Health care costs and retirement are the two primary concerns of affluent households, according to wealth level studies conducted by Spectrem’s Millionaire Corner. Baby boomers especially worry not only about being able to take care of their own aging parents but also having someone to care of them in their own old age.
Four-in-ten Americans are spending more on health care this year than they were in 2012, according to consumer spending trends tracked in a new Bankrate.com report released Wednesday. Only 8 percent are spending less.
Education and income appear to be factors in health insurance status, the report finds. Almost one-fourth (22 percent) of respondents with a high school education or less have no health insurance, compared to 10 percent of those with a higher education. Similarly, 24 percent of those making less than $50,000 annually report having no health imnsurnace, compared to 6 percent of people with higher incomes.
Consumer spending trends observed by Bankrate find that almost one-third (31 percent) of parents with children younger than 18 said they are finding it more difficult to handle medical expenses, compared with 23 percent of other respondents. Millennials, too, are more likely to struggle with covering medical expenses compared with older respondents (13 percent vs. 7 percent).
Health care costs and retirement are the two primary concerns of affluent households, according to wealth level studies conducted by Spectrem’s Millionaire Corner. Among their primary concerns are having enough money set aside for their senior years and the personal health of either themselves or their spouses. Baby boomers especially worry about being able to take care of their own aging parents as well as having someone to care for them in their old age.
Consumer spending trends revealed in a recent Fidelity study found that retirees now spend more on health care than they do on food, a trend that, if continued unabated, will make health care a retiree’s second-largest expense (after housing) in just a few years.
Almost half of parents with children younger than 18 (47 percent) report spending more on health care this year, vs. 37 percent of other respondents. Suburbanites and rural residents were more likely than urban dwellers to report they are paying more this year for health care than they were in 2012.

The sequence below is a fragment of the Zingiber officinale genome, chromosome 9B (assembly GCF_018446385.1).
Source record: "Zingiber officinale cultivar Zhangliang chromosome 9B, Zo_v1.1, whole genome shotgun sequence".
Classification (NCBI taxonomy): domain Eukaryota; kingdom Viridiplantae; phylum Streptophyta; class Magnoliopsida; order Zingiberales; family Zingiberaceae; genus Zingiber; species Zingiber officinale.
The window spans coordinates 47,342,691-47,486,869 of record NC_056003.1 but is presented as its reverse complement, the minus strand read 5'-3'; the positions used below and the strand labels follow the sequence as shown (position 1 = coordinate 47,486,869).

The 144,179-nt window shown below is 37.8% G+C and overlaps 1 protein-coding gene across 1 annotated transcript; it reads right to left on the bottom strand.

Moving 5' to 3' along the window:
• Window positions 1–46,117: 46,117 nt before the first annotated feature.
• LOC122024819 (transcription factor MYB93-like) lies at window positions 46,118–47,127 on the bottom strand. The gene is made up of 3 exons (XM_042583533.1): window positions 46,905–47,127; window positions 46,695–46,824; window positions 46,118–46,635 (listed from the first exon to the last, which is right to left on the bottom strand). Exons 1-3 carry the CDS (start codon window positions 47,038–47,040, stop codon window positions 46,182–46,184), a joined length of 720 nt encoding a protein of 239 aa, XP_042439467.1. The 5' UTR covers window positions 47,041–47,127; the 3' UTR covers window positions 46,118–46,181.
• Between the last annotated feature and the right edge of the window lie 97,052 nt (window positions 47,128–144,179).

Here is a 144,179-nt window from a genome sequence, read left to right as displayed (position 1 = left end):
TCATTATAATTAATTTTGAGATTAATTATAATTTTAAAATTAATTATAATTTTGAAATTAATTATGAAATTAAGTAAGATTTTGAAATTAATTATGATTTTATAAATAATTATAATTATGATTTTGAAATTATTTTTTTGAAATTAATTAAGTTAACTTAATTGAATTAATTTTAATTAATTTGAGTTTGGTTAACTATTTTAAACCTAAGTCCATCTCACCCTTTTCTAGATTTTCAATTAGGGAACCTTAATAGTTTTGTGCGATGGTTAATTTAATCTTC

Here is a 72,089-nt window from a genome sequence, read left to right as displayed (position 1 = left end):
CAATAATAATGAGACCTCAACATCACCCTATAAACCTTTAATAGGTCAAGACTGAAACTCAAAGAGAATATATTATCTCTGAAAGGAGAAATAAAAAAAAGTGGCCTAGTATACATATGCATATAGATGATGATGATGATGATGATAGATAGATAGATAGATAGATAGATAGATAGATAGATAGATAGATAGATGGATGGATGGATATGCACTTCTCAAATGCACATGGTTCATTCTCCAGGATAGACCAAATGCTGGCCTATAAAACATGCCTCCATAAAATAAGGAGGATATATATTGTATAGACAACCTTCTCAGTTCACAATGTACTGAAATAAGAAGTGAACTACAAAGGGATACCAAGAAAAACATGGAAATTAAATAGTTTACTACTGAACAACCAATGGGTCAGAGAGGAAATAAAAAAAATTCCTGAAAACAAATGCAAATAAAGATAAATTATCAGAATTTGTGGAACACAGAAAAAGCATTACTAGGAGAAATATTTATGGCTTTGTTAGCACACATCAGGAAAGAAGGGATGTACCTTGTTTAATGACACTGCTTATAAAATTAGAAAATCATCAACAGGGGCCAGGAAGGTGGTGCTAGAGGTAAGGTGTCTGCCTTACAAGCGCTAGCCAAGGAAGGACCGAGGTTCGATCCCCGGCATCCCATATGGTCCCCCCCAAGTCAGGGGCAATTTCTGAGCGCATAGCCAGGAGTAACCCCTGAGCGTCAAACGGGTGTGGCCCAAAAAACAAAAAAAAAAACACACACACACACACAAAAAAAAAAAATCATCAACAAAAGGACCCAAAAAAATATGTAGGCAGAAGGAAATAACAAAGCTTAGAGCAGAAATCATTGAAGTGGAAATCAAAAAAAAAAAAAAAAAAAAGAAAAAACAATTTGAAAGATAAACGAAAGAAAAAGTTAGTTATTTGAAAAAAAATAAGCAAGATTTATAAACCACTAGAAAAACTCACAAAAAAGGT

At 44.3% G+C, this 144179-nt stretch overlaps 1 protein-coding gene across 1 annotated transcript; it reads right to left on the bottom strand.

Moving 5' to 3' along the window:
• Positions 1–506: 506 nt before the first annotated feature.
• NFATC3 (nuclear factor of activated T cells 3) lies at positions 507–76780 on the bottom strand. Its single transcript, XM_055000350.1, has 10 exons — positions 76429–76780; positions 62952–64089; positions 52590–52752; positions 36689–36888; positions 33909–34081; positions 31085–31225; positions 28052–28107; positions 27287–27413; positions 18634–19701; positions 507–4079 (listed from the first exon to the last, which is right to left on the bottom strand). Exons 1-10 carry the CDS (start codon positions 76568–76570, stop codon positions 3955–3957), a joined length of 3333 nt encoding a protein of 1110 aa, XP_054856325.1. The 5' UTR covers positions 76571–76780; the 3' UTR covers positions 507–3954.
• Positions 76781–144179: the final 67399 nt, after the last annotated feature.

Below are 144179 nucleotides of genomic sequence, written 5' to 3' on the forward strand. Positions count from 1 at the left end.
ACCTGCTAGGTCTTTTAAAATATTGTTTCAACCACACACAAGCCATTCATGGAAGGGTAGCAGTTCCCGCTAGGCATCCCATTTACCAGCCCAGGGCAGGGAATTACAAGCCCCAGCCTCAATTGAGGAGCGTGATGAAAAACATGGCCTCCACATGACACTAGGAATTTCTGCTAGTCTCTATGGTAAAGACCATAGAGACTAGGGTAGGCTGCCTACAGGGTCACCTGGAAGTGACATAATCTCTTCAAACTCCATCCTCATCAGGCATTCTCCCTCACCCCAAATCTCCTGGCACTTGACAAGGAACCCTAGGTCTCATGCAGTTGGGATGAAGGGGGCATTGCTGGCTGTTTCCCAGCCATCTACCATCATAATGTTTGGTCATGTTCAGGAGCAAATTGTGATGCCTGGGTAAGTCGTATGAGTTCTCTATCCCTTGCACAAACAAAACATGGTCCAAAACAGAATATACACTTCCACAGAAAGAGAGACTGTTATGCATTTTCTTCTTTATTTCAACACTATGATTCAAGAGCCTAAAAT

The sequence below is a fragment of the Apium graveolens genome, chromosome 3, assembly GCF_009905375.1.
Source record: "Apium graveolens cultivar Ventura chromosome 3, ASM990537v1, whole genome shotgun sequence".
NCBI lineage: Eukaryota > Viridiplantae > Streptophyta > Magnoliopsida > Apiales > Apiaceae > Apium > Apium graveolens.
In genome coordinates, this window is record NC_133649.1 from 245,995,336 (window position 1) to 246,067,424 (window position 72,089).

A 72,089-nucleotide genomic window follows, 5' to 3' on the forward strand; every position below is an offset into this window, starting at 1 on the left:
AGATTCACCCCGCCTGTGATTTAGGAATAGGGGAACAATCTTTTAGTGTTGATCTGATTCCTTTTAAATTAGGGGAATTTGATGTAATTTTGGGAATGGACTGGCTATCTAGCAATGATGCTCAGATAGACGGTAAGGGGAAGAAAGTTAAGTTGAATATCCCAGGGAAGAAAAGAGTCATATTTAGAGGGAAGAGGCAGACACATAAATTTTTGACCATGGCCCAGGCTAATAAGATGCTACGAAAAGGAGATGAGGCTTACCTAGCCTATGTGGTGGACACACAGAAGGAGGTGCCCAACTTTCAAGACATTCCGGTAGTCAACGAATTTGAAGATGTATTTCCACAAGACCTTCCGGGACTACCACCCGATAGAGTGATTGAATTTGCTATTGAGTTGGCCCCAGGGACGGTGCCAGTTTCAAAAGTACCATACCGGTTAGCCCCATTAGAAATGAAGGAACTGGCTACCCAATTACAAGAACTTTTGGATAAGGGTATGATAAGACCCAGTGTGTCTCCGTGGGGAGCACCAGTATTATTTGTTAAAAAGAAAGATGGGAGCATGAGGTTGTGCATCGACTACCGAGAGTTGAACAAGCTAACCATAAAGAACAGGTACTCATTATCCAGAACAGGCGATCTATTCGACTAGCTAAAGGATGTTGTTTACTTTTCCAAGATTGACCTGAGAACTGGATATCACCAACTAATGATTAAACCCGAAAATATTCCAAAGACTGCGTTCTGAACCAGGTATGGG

The Affordable Care Act, President Obama’s signature legislation, has come under renewed fire as a new showdown looms over funding the government. Forces opposed to Obamacare are divided over whether to threaten a government shut-down as leverage to achieve its defunding. Not surprisingly, the Bankrate survey finds a majority of Republicans (55 percent) and almost one-third of independents (31 percent) with a more negative opinion of how Obamacare will affect them, compared with just 7 percent of Democrats.
While not overwhelming at 23 percent, Millennials have the most positive opinion of what Obamacare will do for them.
Donald Liebenson writes news and features for Millionaire Corner. He has been published in the Chicago Tribune, The Chicago Sun-Times, The Los Angeles Times, Fiscal Times, Entertainment Weekly, Huffington Post, and other outlets. He has also served as a marketing writer for Chicago-based Questar Entertainment and distributor Baker & Taylor.
A graduate of the University of Southern California, he is married with a college-age son. He also writes extensively about entertainment.